September 25, 2008

Do You Buy, Rent, or Trade?

These days, what with the Intertubes and all, gamers have at least three choices when it comes to obtaining new video games: they can rent, buy, or trade. The Goozex Report breaks down the options in an objective manner.

Buying
At $60 a pop, and the Holiday season approaching, fanatical gamers could easily spend hundreds—if not thousands—of dollars on brand new games. You can also buy cheap used games from stores like Gamestop, Overstock, and Amazon. However, you might have to wait up to a year to get the best deals, and buying every game you want brand new could send you to the poor house.

Renting
Gamefly will cost you $15.95 a month. That’s $192 a year. That roughly translates to three brand new games. However, you can only play one game at a time. If you want two games out at a time, it will cost you $22.95 a month ($275 a year). That roughly translates to 4.5 brand new games. Chances are, if you’re an avid gamer, you’ll play more than 5 games a year, but you’ll also want to play more than 2 games at a given time.

Trading
Goozex is free to join, and the money out of pocket is shipping and trade credits, and any initial points you want to purchase. Chances are pretty good that you already own some games that you can trade to earn more points. The problem with Goozex is that it can be painfully slow. It can be slow to trade your games and slow to receive games. And you’re at the mercy of your fellow gamers if they come through with shipping a game in good condition. The only real advantage is that you’re paying very little money. Goozex is for gamers with a lot of patience and they don’t mind playing games that are a couple years old.

Responses from Gamers
TGR conducted a short poll and received back two excellent responses from fellow gamers. The first gamer, THWIP71 shares his thoughts on why he mostly prefers to buy new or used games; but he’ll still occasionally rent a game.

By contrast, bgrundman prefers trading and renting games and only very rarely pays for them.

THWIP71 (Live Gamertag) Likes to Purchase New and Used Games
Basically, it boils down to three factors: initial length of single player campaign, replay value, and online play. Some games have enough of one, to compensate for a lack of the other two...but those are my primary criteria. Whether or not I pay retail for a game, is solely based on how long I've been waiting for it. Oblivion was a day-1 purchase, for the Special Edition box version; my wife and I played about 300 hours of Morrowind, and had been waiting 4 years for the sequel. We got AT LEAST that much gameplay out of Oblivion...including all of the expansions...so $70 was $$ well spent.

The Darkness is one I picked up for $8.00, used, after it'd been out for over a year. The online play was tacked on...and NOBODY plays it on LIVE...and there's not much replay value to the SP (according to reviews). I loved the game, but I'm glad I didn't rush out and drop $60 on it at release.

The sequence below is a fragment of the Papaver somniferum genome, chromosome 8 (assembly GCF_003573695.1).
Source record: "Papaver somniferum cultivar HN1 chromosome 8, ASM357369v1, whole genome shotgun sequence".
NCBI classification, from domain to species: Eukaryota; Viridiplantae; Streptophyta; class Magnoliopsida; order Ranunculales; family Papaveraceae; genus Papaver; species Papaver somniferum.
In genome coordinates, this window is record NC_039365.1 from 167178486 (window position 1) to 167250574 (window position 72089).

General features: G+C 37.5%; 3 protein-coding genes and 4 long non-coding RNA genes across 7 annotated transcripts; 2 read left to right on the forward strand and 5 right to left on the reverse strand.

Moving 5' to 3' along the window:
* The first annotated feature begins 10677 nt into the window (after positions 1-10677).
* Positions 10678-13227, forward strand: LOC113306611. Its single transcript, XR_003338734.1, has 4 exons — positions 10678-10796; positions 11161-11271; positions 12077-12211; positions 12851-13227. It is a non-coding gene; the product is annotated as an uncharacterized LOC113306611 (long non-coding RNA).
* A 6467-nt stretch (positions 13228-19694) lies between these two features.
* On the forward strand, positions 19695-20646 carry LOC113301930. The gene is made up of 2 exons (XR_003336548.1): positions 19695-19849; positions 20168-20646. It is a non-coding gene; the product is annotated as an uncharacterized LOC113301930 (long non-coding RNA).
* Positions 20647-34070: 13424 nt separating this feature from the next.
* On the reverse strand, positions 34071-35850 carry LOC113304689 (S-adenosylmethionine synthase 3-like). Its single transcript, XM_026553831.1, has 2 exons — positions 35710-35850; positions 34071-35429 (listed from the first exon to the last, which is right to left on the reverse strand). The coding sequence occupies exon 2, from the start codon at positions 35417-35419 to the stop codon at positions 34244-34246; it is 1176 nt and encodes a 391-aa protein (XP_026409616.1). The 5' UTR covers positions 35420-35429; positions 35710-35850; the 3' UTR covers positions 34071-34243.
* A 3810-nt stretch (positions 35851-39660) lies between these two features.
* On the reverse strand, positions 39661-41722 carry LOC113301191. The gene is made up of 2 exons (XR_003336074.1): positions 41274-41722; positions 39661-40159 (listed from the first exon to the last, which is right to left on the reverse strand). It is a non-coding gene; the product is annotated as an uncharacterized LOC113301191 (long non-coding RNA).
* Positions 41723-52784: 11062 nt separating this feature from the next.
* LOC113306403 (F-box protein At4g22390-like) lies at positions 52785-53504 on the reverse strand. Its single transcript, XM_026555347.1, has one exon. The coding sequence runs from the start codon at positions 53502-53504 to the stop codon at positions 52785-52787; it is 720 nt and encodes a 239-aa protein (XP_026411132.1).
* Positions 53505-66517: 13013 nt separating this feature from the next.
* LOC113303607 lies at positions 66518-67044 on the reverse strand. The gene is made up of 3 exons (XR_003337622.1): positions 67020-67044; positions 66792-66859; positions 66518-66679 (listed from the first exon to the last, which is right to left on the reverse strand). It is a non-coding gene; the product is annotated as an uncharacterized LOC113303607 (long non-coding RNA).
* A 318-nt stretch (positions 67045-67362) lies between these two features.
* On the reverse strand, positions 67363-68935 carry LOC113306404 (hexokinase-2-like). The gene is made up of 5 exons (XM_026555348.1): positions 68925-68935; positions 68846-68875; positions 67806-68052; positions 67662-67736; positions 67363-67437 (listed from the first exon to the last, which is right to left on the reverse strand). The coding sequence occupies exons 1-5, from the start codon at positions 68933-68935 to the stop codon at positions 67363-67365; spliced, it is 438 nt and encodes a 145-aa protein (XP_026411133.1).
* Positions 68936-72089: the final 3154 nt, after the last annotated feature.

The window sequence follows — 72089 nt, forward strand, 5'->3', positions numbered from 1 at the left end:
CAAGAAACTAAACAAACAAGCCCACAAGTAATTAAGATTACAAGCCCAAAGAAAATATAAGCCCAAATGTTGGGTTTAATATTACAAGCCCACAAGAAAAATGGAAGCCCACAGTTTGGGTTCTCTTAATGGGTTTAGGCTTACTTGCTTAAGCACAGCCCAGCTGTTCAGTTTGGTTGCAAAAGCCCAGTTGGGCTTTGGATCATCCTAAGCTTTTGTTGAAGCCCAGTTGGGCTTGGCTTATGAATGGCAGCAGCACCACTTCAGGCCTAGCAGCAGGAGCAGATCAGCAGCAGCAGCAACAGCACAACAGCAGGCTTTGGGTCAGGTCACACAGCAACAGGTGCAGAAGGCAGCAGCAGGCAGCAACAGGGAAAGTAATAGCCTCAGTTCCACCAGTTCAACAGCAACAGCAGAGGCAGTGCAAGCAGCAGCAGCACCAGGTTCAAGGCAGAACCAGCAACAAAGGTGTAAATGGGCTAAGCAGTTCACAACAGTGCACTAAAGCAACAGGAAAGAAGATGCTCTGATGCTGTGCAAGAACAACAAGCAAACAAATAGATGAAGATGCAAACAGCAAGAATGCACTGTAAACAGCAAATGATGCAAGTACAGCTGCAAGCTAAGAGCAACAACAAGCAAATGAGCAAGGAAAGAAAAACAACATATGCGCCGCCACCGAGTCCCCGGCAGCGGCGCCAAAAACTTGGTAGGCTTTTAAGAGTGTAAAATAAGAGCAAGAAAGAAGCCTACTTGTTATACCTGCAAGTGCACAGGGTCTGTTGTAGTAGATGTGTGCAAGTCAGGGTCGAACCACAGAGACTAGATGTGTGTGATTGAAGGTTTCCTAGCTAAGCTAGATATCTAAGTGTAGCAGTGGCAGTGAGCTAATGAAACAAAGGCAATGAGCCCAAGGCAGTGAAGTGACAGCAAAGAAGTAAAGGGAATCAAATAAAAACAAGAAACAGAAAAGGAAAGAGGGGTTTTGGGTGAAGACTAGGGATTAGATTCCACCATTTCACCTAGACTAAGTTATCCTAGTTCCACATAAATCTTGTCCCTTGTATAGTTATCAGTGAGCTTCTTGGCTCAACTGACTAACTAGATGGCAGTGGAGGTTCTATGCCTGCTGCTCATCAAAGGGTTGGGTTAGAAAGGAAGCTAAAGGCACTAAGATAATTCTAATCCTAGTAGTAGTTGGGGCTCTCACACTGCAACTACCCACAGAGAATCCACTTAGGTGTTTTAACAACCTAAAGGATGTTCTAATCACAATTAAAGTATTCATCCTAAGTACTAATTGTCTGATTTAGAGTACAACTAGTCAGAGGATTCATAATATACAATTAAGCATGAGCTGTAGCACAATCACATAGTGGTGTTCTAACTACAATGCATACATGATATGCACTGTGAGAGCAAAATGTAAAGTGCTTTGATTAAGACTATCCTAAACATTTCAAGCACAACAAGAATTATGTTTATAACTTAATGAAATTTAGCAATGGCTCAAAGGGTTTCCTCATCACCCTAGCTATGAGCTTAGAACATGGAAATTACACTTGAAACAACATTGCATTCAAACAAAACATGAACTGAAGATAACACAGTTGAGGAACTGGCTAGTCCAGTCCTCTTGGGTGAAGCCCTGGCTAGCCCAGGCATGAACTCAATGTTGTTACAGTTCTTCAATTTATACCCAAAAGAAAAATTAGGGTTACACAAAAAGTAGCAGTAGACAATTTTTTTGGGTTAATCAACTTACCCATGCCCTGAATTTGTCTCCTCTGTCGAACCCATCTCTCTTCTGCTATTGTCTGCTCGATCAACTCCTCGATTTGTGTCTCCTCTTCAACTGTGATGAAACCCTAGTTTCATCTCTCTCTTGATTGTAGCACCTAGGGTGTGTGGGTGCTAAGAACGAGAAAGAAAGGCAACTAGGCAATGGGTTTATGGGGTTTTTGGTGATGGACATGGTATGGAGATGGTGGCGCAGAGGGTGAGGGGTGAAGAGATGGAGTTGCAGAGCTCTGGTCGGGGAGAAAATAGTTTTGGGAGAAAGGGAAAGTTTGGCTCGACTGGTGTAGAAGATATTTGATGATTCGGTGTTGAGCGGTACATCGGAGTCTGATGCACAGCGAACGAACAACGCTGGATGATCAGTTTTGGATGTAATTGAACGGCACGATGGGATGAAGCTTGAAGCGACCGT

By comparison, SW:TFU will be a rental, for me, because it fails on ALL of my criteria, and isn't getting great reviews to boot. Plus, I'm not a HUGE Star Wars fan, beyond the first three original films (nostalgia of having been in grade school when they originally released, I guess).

Blake Grundman (Goozex: bgrundman) Prefers to Trade, Occasionally Rent, and Rarely Buys
A big factor to consider when choosing to buy, rent, or trade is how quickly you can play through a game. I, for one, tend to play through games at a blistering pace the first time through. Normally, the first run through is for two reasons: reviewing for
my site and reviewing for myself. If I find that I like the game, and it has a good replay value, I will keep it. However, if there is no replay value or the single player campaign is lackluster, I will relist it for trading. If the game is highly demanded, I can normally receive a game, play all the way through it, and have it back out by the end of the week. Under most circumstances, this normally nets me the same amount that I initially received for the trade, so all I had to pay for was shipping. I think that is more than a fair cost.

There are only two occasions that I ever rent a game. The first is when I feel the primal urges of my inner gamerscore whore. I can cop to the fact that I have rented games like TMNT, Avatar the Last Airbender, NBA 2K6, and College Hoops 2K6 just to increase my gamerscore. Games like this are normally a one-day rentaland under some circumstanceslike Avatar and the 2K basketball games, I had them returned in a matter of hours.

The other reason I rent a game is if it received mixed reviews from the media. Some of these games include Boom Blox, Assassins Creed, and NFL Tour. This one-night rental is used to decide if it is worth my effort to trade for the game or not.

Rarely, there are very few games that I will purchase. Exceptions to this rule are games that I have really been looking forward to like Halo 3 (which I waited in line in the snowy winters of Iowa for the midnight launch), Rock Band 2, Mass Effect, and the upcoming Gears of War 2.

Trading for games is a great way to get your hands on rare and Special Editions of games on the cheap. I would consider myself a collector of sorts and through Goozex I have been able to acquire the special editions of Unreal Tournament for PC, Assassins Creed, Mass Effect, Gears of War, Call of Duty, and the granddaddy of all: Halo 3 Legendary (cat helmet) Edition. The beautiful thing about it is, when I relisted the non-Special Editions of these games that I already owned, I would almost always recoup the value of the Special Editions.

Moral of the story is that trading is the key to success. After receiving 125 trades and sending out over 130 games, I am forever thankful that services like Goozex exist.